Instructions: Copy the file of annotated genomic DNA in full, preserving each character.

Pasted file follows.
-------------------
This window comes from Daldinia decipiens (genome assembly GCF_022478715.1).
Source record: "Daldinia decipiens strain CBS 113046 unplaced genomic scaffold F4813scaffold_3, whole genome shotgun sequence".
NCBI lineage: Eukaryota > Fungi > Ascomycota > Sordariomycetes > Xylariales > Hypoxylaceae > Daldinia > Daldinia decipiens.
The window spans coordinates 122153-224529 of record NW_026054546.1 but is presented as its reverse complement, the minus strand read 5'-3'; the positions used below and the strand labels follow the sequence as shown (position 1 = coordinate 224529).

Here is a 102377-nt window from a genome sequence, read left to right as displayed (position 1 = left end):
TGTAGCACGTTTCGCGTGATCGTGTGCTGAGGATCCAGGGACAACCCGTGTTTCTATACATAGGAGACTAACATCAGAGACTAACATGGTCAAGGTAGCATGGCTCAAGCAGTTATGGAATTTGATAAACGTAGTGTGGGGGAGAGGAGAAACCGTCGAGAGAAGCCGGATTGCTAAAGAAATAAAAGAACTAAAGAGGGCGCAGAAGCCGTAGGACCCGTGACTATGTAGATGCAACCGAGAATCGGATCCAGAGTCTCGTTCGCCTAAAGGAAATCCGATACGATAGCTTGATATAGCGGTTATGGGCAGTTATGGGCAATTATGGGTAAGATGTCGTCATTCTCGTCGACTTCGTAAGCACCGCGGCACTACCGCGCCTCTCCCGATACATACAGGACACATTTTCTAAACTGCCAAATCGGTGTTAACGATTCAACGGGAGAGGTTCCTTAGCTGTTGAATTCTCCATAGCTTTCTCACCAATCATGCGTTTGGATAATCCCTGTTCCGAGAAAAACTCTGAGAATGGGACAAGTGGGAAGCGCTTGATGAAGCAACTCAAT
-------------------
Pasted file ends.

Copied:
This window comes from Daldinia decipiens (genome assembly GCF_022478715.1).
Source record: "Daldinia decipiens strain CBS 113046 unplaced genomic scaffold F4813scaffold_3, whole genome shotgun sequence".
NCBI lineage: Eukaryota > Fungi > Ascomycota > Sordariomycetes > Xylariales > Hypoxylaceae > Daldinia > Daldinia decipiens.
The window spans coordinates 122153-224529 of record NW_026054546.1 but is presented as its reverse complement, the minus strand read 5'-3'; the positions used below and the strand labels follow the sequence as shown (position 1 = coordinate 224529).

Here is a 102377-nt window from a genome sequence, read left to right as displayed (position 1 = left end):
TGTAGCACGTTTCGCGTGATCGTGTGCTGAGGATCCAGGGACAACCCGTGTTTCTATACATAGGAGACTAACATCAGAGACTAACATGGTCAAGGTAGCATGGCTCAAGCAGTTATGGAATTTGATAAACGTAGTGTGGGGGAGAGGAGAAACCGTCGAGAGAAGCCGGATTGCTAAAGAAATAAAAGAACTAAAGAGGGCGCAGAAGCCGTAGGACCCGTGACTATGTAGATGCAACCGAGAATCGGATCCAGAGTCTCGTTCGCCTAAAGGAAATCCGATACGATAGCTTGATATAGCGGTTATGGGCAGTTATGGGCAATTATGGGTAAGATGTCGTCATTCTCGTCGACTTCGTAAGCACCGCGGCACTACCGCGCCTCTCCCGATACATACAGGACACATTTTCTAAACTGCCAAATCGGTGTTAACGATTCAACGGGAGAGGTTCCTTAGCTGTTGAATTCTCCATAGCTTTCTCACCAATCATGCGTTTGGATAATCCCTGTTCCGAGAAAAACTCTGAGAATGGGACAAGTGGGAAGCGCTTGATGAAGCAACTCAAT